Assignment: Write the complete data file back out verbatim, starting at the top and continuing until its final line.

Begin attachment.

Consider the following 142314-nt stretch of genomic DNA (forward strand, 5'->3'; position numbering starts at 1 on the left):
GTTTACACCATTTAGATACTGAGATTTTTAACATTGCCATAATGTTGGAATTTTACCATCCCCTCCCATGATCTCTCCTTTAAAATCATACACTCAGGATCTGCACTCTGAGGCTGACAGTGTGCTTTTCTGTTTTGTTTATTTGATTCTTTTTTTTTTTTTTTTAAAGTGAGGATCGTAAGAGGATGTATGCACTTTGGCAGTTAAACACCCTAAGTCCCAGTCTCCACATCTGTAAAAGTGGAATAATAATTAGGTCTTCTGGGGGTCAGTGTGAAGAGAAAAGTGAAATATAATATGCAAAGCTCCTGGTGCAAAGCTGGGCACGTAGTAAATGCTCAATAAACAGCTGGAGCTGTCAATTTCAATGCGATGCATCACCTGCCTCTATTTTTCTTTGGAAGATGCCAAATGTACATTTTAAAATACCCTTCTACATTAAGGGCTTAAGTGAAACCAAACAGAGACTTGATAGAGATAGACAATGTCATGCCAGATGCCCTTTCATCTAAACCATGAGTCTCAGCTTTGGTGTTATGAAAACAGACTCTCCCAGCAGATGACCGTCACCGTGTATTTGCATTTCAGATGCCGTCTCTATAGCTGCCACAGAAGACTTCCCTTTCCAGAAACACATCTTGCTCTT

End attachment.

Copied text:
Consider the following 142314-nt stretch of genomic DNA (forward strand, 5'->3'; position numbering starts at 1 on the left):
GTTTACACCATTTAGATACTGAGATTTTTAACATTGCCATAATGTTGGAATTTTACCATCCCCTCCCATGATCTCTCCTTTAAAATCATACACTCAGGATCTGCACTCTGAGGCTGACAGTGTGCTTTTCTGTTTTGTTTATTTGATTCTTTTTTTTTTTTTTTTAAAGTGAGGATCGTAAGAGGATGTATGCACTTTGGCAGTTAAACACCCTAAGTCCCAGTCTCCACATCTGTAAAAGTGGAATAATAATTAGGTCTTCTGGGGGTCAGTGTGAAGAGAAAAGTGAAATATAATATGCAAAGCTCCTGGTGCAAAGCTGGGCACGTAGTAAATGCTCAATAAACAGCTGGAGCTGTCAATTTCAATGCGATGCATCACCTGCCTCTATTTTTCTTTGGAAGATGCCAAATGTACATTTTAAAATACCCTTCTACATTAAGGGCTTAAGTGAAACCAAACAGAGACTTGATAGAGATAGACAATGTCATGCCAGATGCCCTTTCATCTAAACCATGAGTCTCAGCTTTGGTGTTATGAAAACAGACTCTCCCAGCAGATGACCGTCACCGTGTATTTGCATTTCAGATGCCGTCTCTATAGCTGCCACAGAAGACTTCCCTTTCCAGAAACACATCTTGCTCTT